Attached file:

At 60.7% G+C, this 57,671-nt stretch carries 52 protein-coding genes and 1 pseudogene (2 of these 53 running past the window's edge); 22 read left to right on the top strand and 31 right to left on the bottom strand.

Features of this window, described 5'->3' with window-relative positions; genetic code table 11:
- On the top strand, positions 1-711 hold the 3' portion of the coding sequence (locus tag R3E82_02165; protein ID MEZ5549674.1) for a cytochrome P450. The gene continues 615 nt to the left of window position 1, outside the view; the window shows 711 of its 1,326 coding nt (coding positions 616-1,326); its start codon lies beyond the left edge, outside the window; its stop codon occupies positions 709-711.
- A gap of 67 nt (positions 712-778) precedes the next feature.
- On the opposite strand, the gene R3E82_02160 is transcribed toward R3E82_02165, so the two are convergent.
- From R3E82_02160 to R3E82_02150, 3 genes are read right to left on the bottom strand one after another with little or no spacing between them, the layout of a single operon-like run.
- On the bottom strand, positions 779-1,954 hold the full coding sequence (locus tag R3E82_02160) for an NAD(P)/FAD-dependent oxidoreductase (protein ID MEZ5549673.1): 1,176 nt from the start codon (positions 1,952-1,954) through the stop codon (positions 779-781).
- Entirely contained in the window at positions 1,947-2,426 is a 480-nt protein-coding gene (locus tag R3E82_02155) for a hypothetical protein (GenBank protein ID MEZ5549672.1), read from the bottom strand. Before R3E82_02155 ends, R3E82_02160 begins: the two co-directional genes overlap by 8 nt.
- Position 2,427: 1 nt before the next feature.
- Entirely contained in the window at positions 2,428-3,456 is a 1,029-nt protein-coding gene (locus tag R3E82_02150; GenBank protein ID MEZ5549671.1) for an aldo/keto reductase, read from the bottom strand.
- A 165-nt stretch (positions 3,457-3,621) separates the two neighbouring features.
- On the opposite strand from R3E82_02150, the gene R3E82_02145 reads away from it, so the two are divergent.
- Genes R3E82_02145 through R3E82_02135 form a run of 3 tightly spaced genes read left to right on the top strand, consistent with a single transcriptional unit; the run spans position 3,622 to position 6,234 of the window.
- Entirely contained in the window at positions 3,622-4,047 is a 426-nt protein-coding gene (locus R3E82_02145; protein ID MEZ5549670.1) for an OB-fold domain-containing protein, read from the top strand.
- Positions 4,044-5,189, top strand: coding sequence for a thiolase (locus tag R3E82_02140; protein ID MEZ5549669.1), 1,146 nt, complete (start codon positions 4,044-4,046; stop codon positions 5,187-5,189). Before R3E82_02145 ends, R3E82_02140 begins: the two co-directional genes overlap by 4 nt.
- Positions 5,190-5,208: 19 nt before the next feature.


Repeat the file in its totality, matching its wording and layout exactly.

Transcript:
At 60.7% G+C, this 57,671-nt stretch carries 52 protein-coding genes and 1 pseudogene (2 of these 53 running past the window's edge); 22 read left to right on the top strand and 31 right to left on the bottom strand.

Features of this window, described 5'->3' with window-relative positions; genetic code table 11:
- On the top strand, positions 1-711 hold the 3' portion of the coding sequence (locus tag R3E82_02165; protein ID MEZ5549674.1) for a cytochrome P450. The gene continues 615 nt to the left of window position 1, outside the view; the window shows 711 of its 1,326 coding nt (coding positions 616-1,326); its start codon lies beyond the left edge, outside the window; its stop codon occupies positions 709-711.
- A gap of 67 nt (positions 712-778) precedes the next feature.
- On the opposite strand, the gene R3E82_02160 is transcribed toward R3E82_02165, so the two are convergent.
- From R3E82_02160 to R3E82_02150, 3 genes are read right to left on the bottom strand one after another with little or no spacing between them, the layout of a single operon-like run.
- On the bottom strand, positions 779-1,954 hold the full coding sequence (locus tag R3E82_02160) for an NAD(P)/FAD-dependent oxidoreductase (protein ID MEZ5549673.1): 1,176 nt from the start codon (positions 1,952-1,954) through the stop codon (positions 779-781).
- Entirely contained in the window at positions 1,947-2,426 is a 480-nt protein-coding gene (locus tag R3E82_02155) for a hypothetical protein (GenBank protein ID MEZ5549672.1), read from the bottom strand. Before R3E82_02155 ends, R3E82_02160 begins: the two co-directional genes overlap by 8 nt.
- Position 2,427: 1 nt before the next feature.
- Entirely contained in the window at positions 2,428-3,456 is a 1,029-nt protein-coding gene (locus tag R3E82_02150; GenBank protein ID MEZ5549671.1) for an aldo/keto reductase, read from the bottom strand.
- A 165-nt stretch (positions 3,457-3,621) separates the two neighbouring features.
- On the opposite strand from R3E82_02150, the gene R3E82_02145 reads away from it, so the two are divergent.
- Genes R3E82_02145 through R3E82_02135 form a run of 3 tightly spaced genes read left to right on the top strand, consistent with a single transcriptional unit; the run spans position 3,622 to position 6,234 of the window.
- Entirely contained in the window at positions 3,622-4,047 is a 426-nt protein-coding gene (locus R3E82_02145; protein ID MEZ5549670.1) for an OB-fold domain-containing protein, read from the top strand.
- Positions 4,044-5,189, top strand: coding sequence for a thiolase (locus tag R3E82_02140; protein ID MEZ5549669.1), 1,146 nt, complete (start codon positions 4,044-4,046; stop codon positions 5,187-5,189). Before R3E82_02145 ends, R3E82_02140 begins: the two co-directional genes overlap by 4 nt.
- Positions 5,190-5,208: 19 nt before the next feature.